Iowa Governor Kim Reynolds announced on Tuesday morning the state will end its participation in federal pandemic-related unemployment benefit programs. The state will continue providing regular state unemployment insurance benefits to those who are eligible, but Iowa businesses and schools have reopened and the federal pandemic-related benefit programs are discouraging Iowans from returning to work.
“Our unemployment rate is at 3.7 percent, vaccines are available to anyone who wants one, and we have more jobs available than unemployed people,” Reynolds said. “Regular unemployment benefits will remain available, as they did before the pandemic, but it’s time for everyone who can to get back to work. This country needs to look to the future, and Iowa intends to lead the way.”
The week ending June 12, 2021 will mark the end of Iowa following federal pandemic-related unemployment benefit programs.
This decision by Gov. Reynolds has drawn plenty of praise.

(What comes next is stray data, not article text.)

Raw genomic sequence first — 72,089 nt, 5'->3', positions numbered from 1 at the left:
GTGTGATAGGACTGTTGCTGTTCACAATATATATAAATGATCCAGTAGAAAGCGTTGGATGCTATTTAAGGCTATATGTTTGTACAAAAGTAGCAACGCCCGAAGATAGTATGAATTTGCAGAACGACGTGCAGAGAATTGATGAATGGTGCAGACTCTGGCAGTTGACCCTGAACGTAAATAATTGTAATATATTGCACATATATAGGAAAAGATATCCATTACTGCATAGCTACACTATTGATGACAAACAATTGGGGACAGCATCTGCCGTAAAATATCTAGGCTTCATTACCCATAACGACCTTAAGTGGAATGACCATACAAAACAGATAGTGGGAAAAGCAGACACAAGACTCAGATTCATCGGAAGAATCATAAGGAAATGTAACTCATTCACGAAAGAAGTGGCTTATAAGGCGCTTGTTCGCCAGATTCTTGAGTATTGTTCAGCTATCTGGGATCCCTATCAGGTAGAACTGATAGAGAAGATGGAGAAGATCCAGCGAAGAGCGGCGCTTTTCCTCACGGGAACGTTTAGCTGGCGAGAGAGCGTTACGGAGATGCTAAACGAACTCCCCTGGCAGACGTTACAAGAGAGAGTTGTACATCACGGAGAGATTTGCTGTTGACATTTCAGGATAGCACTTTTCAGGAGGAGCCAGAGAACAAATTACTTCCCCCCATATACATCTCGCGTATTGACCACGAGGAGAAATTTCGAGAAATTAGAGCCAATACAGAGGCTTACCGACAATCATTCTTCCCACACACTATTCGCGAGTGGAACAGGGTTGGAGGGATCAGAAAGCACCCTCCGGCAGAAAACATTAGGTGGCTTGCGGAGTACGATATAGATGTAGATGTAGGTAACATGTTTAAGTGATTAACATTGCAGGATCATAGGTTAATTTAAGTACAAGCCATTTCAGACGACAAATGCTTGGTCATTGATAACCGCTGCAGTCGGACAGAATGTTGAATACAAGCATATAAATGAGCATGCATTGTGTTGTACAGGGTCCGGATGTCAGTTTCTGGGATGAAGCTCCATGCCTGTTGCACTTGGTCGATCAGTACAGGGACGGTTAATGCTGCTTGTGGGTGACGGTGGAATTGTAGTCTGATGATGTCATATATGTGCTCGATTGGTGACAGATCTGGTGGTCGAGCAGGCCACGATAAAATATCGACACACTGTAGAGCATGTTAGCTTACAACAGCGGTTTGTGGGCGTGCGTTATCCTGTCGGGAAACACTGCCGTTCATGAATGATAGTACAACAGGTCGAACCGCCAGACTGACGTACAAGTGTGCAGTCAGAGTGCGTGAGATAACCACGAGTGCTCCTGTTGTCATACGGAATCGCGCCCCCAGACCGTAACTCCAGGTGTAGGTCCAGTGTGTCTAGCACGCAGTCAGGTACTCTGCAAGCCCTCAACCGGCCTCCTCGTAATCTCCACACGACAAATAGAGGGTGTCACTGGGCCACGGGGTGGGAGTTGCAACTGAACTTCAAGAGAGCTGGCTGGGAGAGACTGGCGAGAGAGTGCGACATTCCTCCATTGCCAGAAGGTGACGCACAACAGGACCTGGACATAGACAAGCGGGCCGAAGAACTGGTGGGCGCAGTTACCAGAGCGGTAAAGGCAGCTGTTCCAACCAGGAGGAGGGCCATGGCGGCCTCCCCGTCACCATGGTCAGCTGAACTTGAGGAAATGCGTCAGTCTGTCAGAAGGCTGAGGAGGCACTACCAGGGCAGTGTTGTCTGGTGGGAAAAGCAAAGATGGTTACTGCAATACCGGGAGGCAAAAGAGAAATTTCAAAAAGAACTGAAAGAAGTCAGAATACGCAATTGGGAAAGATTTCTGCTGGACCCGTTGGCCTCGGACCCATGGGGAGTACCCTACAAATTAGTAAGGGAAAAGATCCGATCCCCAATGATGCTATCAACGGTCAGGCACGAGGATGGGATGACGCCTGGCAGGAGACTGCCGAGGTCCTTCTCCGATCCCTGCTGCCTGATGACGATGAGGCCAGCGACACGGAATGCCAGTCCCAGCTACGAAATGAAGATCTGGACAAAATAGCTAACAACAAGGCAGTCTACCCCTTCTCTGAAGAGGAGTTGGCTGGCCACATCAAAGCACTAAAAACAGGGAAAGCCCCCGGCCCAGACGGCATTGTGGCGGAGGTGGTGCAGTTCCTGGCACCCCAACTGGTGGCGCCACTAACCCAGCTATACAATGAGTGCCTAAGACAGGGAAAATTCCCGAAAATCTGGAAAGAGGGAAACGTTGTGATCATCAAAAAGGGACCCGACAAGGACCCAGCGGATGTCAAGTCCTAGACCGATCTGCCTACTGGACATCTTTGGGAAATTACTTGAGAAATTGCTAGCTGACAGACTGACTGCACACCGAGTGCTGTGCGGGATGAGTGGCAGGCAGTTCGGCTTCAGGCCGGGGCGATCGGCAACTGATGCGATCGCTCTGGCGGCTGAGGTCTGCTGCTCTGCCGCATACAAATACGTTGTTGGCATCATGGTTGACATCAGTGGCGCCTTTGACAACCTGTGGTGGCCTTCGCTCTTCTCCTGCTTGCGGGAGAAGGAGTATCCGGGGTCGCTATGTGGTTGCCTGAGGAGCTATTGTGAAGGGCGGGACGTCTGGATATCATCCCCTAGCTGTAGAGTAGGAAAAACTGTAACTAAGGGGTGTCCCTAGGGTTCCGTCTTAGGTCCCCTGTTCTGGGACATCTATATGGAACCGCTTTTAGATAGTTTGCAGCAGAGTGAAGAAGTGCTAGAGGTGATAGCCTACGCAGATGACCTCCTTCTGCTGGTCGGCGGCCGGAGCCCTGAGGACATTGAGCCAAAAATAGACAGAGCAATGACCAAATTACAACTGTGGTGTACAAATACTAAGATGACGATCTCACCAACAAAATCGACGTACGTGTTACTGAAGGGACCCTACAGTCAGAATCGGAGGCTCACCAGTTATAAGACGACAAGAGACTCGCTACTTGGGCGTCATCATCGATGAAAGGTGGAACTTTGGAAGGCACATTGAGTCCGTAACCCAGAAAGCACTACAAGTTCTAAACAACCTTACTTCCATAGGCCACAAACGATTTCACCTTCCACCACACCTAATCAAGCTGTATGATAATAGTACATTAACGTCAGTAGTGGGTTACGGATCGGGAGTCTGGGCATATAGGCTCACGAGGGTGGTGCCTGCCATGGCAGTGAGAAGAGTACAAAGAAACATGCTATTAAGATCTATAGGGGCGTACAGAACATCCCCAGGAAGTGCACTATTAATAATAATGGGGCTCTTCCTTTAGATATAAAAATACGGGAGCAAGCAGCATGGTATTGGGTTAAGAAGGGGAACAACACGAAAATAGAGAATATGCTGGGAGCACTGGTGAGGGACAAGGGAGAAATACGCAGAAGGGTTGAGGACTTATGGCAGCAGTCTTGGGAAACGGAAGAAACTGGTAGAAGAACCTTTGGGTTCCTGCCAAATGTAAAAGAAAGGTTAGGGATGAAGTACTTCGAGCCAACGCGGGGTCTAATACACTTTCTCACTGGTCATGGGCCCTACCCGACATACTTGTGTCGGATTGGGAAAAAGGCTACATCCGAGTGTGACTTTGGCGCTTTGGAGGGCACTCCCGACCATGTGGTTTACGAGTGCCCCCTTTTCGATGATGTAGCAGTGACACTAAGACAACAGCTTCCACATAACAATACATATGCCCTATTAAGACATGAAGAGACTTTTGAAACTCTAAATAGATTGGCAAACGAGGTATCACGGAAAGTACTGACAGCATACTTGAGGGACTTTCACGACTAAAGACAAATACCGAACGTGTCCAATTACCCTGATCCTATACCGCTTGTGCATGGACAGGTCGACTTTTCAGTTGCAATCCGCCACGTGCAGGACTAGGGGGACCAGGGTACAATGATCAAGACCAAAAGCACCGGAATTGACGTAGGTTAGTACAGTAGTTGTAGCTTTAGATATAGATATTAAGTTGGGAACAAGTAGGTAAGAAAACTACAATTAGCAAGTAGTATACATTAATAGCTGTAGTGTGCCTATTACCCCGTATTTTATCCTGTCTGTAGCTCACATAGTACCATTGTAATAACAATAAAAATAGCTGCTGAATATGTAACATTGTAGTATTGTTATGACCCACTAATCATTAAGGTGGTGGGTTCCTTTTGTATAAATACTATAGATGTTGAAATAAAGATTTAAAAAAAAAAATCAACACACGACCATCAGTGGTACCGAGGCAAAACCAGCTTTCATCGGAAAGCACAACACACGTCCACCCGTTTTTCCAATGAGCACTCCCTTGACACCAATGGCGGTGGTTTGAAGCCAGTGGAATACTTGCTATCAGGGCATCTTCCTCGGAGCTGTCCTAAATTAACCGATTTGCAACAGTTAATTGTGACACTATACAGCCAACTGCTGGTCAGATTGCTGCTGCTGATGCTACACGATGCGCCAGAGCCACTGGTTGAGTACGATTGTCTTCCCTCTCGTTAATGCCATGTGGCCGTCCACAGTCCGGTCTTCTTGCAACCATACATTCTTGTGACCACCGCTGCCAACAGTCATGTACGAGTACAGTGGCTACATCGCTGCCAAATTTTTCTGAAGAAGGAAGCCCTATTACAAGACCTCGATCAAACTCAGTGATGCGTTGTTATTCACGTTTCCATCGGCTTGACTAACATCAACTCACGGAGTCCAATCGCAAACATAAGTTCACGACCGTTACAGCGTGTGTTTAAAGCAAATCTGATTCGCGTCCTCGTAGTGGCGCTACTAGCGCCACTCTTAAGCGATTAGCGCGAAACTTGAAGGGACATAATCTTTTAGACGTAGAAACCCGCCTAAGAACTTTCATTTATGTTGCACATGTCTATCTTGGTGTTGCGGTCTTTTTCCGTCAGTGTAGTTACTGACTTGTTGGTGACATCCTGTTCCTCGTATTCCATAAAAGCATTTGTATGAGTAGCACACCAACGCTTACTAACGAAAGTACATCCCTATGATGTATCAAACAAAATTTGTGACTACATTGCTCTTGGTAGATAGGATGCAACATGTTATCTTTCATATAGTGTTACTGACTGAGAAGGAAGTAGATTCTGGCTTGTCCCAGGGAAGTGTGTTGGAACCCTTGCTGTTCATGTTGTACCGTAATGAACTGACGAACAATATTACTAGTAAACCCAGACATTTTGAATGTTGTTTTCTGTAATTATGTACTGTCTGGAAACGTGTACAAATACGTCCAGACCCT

The Iowa Association of Business and Industry said it is contacted every day by members looking for workers.
“Iowa had a workforce shortage prior to the pandemic,” said ABI President Mike Ralston. “The continued extended benefits have only exacerbated the challenge and slowed our recovery. ABI members are grateful to Gov. Reynolds for her willingness to stop additional extended benefits.”
In addition to the 3.7 percent unemployment rate from March, ABI noted Iowa has the seventh-highest GDP growth. Iowa’s Unemployment Trust fund has paid out more than $1.3 billion in state benefits since the beginning of the pandemic. There has also been more than $2.6 billion in federal unemployment benefits paid out since March 2020.
Congresswoman Ashley Hinson said she has heard from businesses across the state who also support the decision.
“I’ve heard from businesses across Iowa who have ‘Help Wanted’ signs on their doors, but can’t find workers to fill open jobs,” she said. “This is because the government is paying people to stay home instead of work—this is a huge issue and barrier to long-term economic growth. Economic policies that discourage people from working will pull down our economy. I applaud Governor Reynolds for continuing to implement common-sense policies that will put our economy back on track and help get our lives back to normal.”
Similar actions have taken place in Montana, South Carolina and Arkansas. Other states are considering taking the same measure as well.